Restaurant Jobs » Answers to the Five Hardest Interview Questions

Answers to the Five Hardest Interview Questions

Interview Questions and how to answer them

Interview questions can vary depending on the company and position you are applying for. However, here are five commonly considered difficult interview questions and some tips on how to answer them effectively:

Tell us about yourself.

This question is often asked as an icebreaker, but it can be difficult to know where to start. The best approach is to give a brief overview of your professional background and experience, highlighting your relevant skills and achievements. Try to keep your answer concise and focused on your professional persona. It’s also helpful to mention your passion or interests outside of work, but only briefly and if it’s relevant to the role you’re interviewing for. In essence, keep your response to under two minutes or you might talk them out of considering you.

ACTUAL INTERVIEW FAIL: I once interviewed a man who spent 20 minutes on this as the first question–and no, we didn’t offer him the position)

Why do you want to work for our company?

To answer this question effectively, you need to research the company beforehand and understand its values, culture, and mission. Explain what it is about the company that resonates with you and how you believe you can contribute to its success. Make sure to mention specific aspects of the company, such as its products, services, or industry position, that appeal to you and why. Be honest if you see the position as part of your career progression or dream job.

ACTUAL INTERVIEW FAIL: A candidate asked more about opportunity for promotion, than the position they were interviewed for. The hiring manager needs someone who wants to do this job, not the next job. Promotions is always possible or you can seek employment elsewhere.

What is your greatest weakness?

This question can be tricky because you don’t want to reveal a significant weakness that would disqualify you from the position. A good strategy is to choose a minor weakness that is not critical to the job requirements and describe how you’re working to improve it. Also, mention how you have addressed it in the past and what steps you are taking to develop it further. For example, you can say you struggle with learning piano, or being patient and to solve this you are making some kind of effort.

ACTUAL INTERVIEW FAIL: A candidate once stated that being on time was their greatest weakness. And no, they were not hired as a result.

How do you handle stress and pressure?

Employers want to know how you manage stress because many jobs come with tight deadlines, high-pressure situations, and difficult challenges. It’s best to provide an example of a stressful situation you’ve faced in the past and explain how you dealt with it. Describe the steps you took to manage the stress and how you overcame any obstacles. It’s also important to highlight any stress-management techniques you use, such as exercise, mindfulness, or delegating tasks.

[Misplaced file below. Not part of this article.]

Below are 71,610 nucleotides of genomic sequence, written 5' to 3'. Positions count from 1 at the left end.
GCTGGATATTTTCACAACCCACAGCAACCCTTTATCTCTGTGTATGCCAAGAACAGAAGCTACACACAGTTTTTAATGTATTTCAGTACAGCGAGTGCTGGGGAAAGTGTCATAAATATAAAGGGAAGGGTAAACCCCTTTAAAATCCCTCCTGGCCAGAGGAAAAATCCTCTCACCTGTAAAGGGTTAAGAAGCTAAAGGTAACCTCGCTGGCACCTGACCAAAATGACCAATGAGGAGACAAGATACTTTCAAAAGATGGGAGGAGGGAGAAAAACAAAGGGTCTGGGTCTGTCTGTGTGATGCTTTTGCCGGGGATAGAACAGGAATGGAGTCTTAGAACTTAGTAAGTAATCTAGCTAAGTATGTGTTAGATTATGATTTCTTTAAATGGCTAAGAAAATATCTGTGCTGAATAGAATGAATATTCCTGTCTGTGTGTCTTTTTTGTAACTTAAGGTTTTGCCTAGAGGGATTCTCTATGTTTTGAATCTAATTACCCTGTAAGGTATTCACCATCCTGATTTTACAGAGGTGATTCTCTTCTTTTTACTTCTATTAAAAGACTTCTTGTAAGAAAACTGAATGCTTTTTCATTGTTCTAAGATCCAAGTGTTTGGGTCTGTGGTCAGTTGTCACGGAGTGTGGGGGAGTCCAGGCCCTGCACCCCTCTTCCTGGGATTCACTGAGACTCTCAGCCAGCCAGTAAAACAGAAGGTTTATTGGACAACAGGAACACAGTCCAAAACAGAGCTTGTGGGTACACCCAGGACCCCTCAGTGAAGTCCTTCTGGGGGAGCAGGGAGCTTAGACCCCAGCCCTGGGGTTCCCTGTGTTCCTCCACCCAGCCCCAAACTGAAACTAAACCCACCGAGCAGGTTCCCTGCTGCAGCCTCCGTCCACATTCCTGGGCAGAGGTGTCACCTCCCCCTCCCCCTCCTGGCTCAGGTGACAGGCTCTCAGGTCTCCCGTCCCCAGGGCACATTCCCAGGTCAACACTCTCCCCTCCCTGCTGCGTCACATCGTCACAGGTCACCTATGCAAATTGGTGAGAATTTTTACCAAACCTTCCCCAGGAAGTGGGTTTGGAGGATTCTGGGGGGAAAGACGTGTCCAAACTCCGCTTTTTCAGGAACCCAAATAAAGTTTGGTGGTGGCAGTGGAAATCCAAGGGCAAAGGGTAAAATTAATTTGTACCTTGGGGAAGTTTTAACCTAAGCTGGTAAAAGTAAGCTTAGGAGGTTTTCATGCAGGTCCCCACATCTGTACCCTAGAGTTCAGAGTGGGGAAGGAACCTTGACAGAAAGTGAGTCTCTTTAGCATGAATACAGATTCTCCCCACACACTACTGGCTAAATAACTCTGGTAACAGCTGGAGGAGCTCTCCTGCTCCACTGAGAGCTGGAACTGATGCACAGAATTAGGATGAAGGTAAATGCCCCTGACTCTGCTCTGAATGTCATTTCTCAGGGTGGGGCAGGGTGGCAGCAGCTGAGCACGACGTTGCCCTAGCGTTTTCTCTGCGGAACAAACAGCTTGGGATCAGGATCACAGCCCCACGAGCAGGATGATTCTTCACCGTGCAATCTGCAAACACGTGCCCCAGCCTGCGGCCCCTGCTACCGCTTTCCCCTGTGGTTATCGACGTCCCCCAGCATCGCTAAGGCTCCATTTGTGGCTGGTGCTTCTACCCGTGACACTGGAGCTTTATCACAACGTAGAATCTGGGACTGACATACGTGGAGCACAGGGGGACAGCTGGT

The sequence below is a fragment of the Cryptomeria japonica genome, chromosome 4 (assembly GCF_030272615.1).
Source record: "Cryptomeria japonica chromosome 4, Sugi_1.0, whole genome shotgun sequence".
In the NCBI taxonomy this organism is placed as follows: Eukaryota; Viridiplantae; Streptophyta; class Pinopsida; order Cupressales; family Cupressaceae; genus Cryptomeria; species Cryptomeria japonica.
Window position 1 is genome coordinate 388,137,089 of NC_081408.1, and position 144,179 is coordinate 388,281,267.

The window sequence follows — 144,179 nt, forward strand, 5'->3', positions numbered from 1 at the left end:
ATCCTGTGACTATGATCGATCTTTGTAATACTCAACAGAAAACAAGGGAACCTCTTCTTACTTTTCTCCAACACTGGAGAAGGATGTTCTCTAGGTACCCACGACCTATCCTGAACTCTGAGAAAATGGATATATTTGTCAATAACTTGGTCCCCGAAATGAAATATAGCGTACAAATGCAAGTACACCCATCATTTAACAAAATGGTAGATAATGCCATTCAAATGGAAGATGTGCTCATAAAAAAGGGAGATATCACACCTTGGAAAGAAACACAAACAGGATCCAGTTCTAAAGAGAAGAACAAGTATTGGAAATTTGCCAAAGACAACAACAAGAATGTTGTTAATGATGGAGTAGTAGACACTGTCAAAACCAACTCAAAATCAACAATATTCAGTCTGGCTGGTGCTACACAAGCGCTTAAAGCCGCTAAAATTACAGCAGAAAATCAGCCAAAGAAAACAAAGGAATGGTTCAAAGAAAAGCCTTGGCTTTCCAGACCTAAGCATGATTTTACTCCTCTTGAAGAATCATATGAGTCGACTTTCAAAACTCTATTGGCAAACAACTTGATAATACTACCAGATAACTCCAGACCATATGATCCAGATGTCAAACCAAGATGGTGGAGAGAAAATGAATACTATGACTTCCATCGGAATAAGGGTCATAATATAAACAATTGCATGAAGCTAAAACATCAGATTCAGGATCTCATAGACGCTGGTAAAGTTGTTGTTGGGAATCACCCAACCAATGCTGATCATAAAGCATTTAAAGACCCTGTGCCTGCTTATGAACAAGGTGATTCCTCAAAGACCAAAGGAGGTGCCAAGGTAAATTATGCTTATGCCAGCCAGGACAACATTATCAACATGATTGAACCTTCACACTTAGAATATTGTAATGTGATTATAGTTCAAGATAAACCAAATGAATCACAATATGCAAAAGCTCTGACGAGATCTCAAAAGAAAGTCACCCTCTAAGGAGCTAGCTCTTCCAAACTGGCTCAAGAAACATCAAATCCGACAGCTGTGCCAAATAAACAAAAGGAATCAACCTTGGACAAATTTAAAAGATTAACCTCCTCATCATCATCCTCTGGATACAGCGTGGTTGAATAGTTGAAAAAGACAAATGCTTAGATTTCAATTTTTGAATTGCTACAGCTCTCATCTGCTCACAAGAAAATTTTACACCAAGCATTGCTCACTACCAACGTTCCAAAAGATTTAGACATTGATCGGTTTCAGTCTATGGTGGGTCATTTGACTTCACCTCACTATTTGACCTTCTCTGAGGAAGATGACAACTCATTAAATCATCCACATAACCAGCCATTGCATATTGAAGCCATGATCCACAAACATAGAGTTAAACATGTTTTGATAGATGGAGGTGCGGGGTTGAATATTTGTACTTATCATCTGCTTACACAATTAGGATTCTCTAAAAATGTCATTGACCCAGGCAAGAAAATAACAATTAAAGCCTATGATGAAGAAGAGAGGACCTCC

ACTUAL INTERVIEW FAIL: A candidate for a security position once gushed numerous company secrets from her previous position as a way demonstrate the stress she endured. While the secrets were essentially office gossip, it didn’t take long to image how such a person would perform in a role of high trust–and no they were not offered the position.

What are your salary expectations?

This question can be difficult to answer because you don’t want to undervalue your worth or price yourself out of the job. It’s best to do some research beforehand to understand the typical salary range for the position and industry. You can also ask the interviewer about the company’s compensation structure and what they typically offer for this type of position. Then, give a range of your salary expectations that aligns with your research and your experience and qualifications. However, it is best to say, “I’d prefer to discuss that when you’re ready to make an offer, as I wish to include the benefits as part of my calculations.”

ACTUAL INTERVIEW FAIL: Asking for a high salary as a negotiation tactic. This can be offensive and off putting–and could instantly take you out of the running.

Alternative Tactic: Let the company present an offer, and then write a negotiation letter stating that you like the company, are ready to make an immediate contribution, but feel your experience and education warrants a higher salary number. Companies expect some negotiation, and if you are only asking for $5,000 to $10,000 more per year, you will most likely get it, or at least the most they can give. That is one letter that could bring you more than your next few raises over the coming years–so use this tactic!